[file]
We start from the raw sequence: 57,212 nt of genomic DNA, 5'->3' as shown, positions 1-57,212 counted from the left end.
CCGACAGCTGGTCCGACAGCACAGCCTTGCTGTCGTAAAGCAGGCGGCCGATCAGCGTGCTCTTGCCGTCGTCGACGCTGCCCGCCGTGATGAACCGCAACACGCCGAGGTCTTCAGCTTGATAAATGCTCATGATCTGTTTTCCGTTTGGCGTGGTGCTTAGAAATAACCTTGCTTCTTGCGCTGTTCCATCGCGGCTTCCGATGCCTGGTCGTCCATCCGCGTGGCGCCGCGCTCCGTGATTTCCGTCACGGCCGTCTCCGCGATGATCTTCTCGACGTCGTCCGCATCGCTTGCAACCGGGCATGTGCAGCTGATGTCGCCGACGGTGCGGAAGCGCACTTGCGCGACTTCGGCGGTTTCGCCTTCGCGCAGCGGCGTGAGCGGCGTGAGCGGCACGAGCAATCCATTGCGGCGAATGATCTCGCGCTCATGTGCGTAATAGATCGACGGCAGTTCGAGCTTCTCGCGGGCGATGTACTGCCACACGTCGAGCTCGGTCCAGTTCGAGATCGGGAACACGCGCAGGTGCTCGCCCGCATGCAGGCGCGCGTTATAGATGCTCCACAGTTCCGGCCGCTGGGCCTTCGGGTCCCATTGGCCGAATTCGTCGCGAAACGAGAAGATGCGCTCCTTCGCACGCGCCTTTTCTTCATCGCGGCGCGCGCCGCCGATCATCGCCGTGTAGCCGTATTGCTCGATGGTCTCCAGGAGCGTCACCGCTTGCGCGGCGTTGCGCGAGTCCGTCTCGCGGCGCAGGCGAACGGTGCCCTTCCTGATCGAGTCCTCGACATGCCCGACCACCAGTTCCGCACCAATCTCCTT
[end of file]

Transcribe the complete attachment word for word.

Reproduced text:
We start from the raw sequence: 57,212 nt of genomic DNA, 5'->3' as shown, positions 1-57,212 counted from the left end.
CCGACAGCTGGTCCGACAGCACAGCCTTGCTGTCGTAAAGCAGGCGGCCGATCAGCGTGCTCTTGCCGTCGTCGACGCTGCCCGCCGTGATGAACCGCAACACGCCGAGGTCTTCAGCTTGATAAATGCTCATGATCTGTTTTCCGTTTGGCGTGGTGCTTAGAAATAACCTTGCTTCTTGCGCTGTTCCATCGCGGCTTCCGATGCCTGGTCGTCCATCCGCGTGGCGCCGCGCTCCGTGATTTCCGTCACGGCCGTCTCCGCGATGATCTTCTCGACGTCGTCCGCATCGCTTGCAACCGGGCATGTGCAGCTGATGTCGCCGACGGTGCGGAAGCGCACTTGCGCGACTTCGGCGGTTTCGCCTTCGCGCAGCGGCGTGAGCGGCGTGAGCGGCACGAGCAATCCATTGCGGCGAATGATCTCGCGCTCATGTGCGTAATAGATCGACGGCAGTTCGAGCTTCTCGCGGGCGATGTACTGCCACACGTCGAGCTCGGTCCAGTTCGAGATCGGGAACACGCGCAGGTGCTCGCCCGCATGCAGGCGCGCGTTATAGATGCTCCACAGTTCCGGCCGCTGGGCCTTCGGGTCCCATTGGCCGAATTCGTCGCGAAACGAGAAGATGCGCTCCTTCGCACGCGCCTTTTCTTCATCGCGGCGCGCGCCGCCGATCATCGCCGTGTAGCCGTATTGCTCGATGGTCTCCAGGAGCGTCACCGCTTGCGCGGCGTTGCGCGAGTCCGTCTCGCGGCGCAGGCGAACGGTGCCCTTCCTGATCGAGTCCTCGACATGCCCGACCACCAGTTCCGCACCAATCTCCTT